Trash Fire is an acquired taste. It’s doubtful that it will become a camp classic, although fans of off-kilter horror films may find this little flick enjoyable.

Too bad Halloween is over, the romantic comedy meets horror film Trash Fire would have been a nice addition to the campy holiday genre. The Adrian Grenier-starring film, which made its world premiere during the Midnight section of the 2016 Sundance Film Festival, doesn’t quite live up to its name (and with a name like Trash, that is a good thing), although there is much to be desired in terms of overall cohesiveness and character likeability. Trash Fire may leave you thinking, WTF?– but if you can embrace the absurd then perhaps you can find some desirability here.

Immediately, writer/director Richard Bates Jr. thrusts his audience into the stylized world of a common horror film, complete with that greenish hue and monotone bass synth score. However, what is truly horrifying is witnessing the dysfunctional relationship between Owen (Grenier) and his girlfriend Isabel (Angela Trimbur). Owen is hard to sympathize with at first; his smart-ass attitude is alienating to both his relationships onscreen and the audience’s relationship with him. He relentlessly insults Isabel’s straight-laced, religious brother, Caleb (Matthew Gray Gubler), calling him a beige earthworm among other things. Just as the audience should give up any hope for Owen’s self-reflection, Isabel’s unexpected pregnancy forces him to re-examine his own childhood and attempt to make amends with his estranged younger sister, Pearl (AnnaLynne McCord).

The actual “horror”part of Trash Fire comes into play in the second half of the film. Violent flashbacks and seizures plague Owen, who grew up believing that an accidental fire he set killed both of his parents and left Pearl scarred for life. At this point in the film, the Owen we knew in the first act is completely transformed into a caring, selfless boyfriend (a major character overhaul that feels too rushed to be believable). Owen’s snarky grandmother Violet (Fionnula Flanagan), whose true colors prove she is an evil woman, rounds out this crazy cast of characters.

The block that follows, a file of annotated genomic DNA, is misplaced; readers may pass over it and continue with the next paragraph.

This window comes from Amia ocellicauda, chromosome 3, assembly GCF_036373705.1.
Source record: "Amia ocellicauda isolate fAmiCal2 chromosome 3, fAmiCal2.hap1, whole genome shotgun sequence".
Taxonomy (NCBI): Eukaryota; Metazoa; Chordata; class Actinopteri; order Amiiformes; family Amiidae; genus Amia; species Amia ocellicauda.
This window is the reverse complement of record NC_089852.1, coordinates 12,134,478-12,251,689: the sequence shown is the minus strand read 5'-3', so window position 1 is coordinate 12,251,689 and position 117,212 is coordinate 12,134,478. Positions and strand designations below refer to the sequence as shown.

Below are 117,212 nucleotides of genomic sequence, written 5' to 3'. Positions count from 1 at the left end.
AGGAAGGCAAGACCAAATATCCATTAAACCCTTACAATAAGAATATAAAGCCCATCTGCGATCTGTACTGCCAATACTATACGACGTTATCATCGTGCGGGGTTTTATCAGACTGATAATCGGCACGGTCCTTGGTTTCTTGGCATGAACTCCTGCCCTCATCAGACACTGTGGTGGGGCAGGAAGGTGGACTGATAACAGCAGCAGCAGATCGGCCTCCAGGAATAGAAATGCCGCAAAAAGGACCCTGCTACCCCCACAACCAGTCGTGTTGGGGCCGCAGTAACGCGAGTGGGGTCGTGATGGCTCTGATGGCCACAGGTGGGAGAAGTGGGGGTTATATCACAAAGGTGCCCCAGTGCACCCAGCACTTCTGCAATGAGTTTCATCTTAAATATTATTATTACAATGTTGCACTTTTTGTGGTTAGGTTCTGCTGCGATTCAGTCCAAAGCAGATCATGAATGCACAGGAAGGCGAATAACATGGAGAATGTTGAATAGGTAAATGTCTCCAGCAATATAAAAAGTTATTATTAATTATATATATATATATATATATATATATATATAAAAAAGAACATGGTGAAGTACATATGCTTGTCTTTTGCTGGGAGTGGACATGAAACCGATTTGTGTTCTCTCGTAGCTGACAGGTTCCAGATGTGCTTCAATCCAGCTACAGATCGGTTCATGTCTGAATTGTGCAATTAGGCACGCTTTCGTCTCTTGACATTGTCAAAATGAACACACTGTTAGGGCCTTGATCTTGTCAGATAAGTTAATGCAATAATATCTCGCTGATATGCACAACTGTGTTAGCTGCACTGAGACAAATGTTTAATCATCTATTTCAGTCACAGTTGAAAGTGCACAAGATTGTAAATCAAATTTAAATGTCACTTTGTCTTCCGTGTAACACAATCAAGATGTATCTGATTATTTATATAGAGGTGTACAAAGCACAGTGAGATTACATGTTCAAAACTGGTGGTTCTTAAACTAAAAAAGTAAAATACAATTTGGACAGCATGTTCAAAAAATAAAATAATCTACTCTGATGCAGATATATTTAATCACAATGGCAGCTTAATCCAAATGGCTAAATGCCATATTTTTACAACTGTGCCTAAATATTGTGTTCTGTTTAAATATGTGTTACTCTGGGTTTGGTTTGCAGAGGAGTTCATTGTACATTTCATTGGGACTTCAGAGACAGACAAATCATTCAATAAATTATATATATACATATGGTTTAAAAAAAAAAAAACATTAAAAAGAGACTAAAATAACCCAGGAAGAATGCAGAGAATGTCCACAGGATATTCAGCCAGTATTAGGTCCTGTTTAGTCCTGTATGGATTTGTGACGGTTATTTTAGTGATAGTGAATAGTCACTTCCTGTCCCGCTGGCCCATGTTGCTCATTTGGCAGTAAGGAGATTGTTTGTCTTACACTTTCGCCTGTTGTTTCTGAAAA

While Trash Fire is not the type of film I typically gravitate towards, I give credit to Richard for executing his vision with intention. The color of the film is purposefully not welcoming or warm, perhaps a visual representation of Owen’s discomfort with the relationships in his own life. The characters rarely converse together in the same frame, instead, addressing the camera in a medium shot. This direction, while original, feels unorganic– like the film is comprised of multiple “scenes” with a specific start and end point– rather than feeling like a fluid story.

Trash Fire is an acquired taste. It’s doubtful that it will become a camp classic, although fans of off-kilter horror films may find this little flick enjoyable. But if this review can be summed up in a single image, look no further that the above picture. Grenier and Trimbur’s faces say it all.

‘Trash Fire’ is rated R for some disturbing violence/behavior, strong sexuality, nudity, and language. 91 minutes. Now playing at the Laemmle Monica Film Center and on VOD.